One month after surgery, our son, Josh, came down with mono. I couldn’t help but wonder if he had gotten it at the hospital or perhaps due to a weakened immune system as a result from surgery. I had felt confident in our decision for Josh to have the ‘Nuss Procedure’. His chest was sinking in and pushing against his heart and lungs making it hard for him to breathe deeply or exert much energy. But some had said that his condition might correct itself over time and that the surgery was merely cosmetic. I, on the other hand, had experienced a series of miracles–things falling into place–and a feeling of peace associated with the decision to move forward with the surgery.
Now, 6 weeks after surgery I was doubting–afraid I had made a mistake. He had been through so much with the surgery and now the sickness. Every time I hugged him and felt how thin he had become or looked into his pleading eyes…well, I just felt like I had made a mistake.
Have you ever felt inspired to do something and then things go wrong and you start to doubt and wonder if you did the right thing?
The surgery and mono had weakened and exhausted him. He lacked much of an appetite and just wanted to sleep when he got home from school. It was torture to keep him awake for anything else. Anyone who knows Josh, knows he is all about friends and fun, but now, he was just surviving.
He came home from school one day and immediately crawled into bed just like he had most days that week. I felt horrible getting him out of bed for the orthodontist, his eyes pleading for sleep. I was hit with doubt again, but today I got the reassurance I needed.
At the orthodontist, the young lady working on Josh’s teeth asked about his surgery. She knew just what we were talking about and went on to explain that her sister had the same condition. She too was also told it was just a cosmetic surgery, but she had decided not to go through with it. She was now in her 30’s and the doctors had been very wrong. She couldn’t exert herself at all due to the pressure on her chest and avoided higher elevations due to the major discomfort. It had really impacted the quality of her life and she continually regretted they hadn’t done the surgery.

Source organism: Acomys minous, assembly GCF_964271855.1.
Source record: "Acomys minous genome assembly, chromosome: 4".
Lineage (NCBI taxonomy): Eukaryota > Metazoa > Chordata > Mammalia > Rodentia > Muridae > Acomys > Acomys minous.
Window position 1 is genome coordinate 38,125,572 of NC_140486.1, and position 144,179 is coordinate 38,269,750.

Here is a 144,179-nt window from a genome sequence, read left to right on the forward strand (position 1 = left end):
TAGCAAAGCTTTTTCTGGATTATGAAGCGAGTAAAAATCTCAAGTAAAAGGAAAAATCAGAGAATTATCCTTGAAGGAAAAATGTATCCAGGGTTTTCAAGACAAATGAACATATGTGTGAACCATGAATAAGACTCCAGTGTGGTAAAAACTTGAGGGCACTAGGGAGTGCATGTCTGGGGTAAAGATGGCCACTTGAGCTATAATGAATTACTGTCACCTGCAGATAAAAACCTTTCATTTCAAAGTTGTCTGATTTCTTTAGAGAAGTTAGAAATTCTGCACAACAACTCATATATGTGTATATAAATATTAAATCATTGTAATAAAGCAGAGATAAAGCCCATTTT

Though I am so sorry for her, I was grateful for the reminder that we had done the right thing for Josh. It may be a struggle now, but it is short term.
Sometimes in life we feel inspired to do something and then we hit bumps in the road and take it that we made a mistake. That often isn’t the case. Maybe we had more to learn or later discover that what looked so bleak at the moment ended up really being a blessing.
As you ask for the help to keep going, God may give you a tender mercy–like we experienced–that reminds you that you made the right decision.
If you keep a journal or do a God Journal, going back and reading about the inspiration you received or the times everything worked out–may be all you need to remember that you are doing the right thing.
Have you had an experience that confirmed that your earlier feelings were correct? We would love to hear from you in the comments below.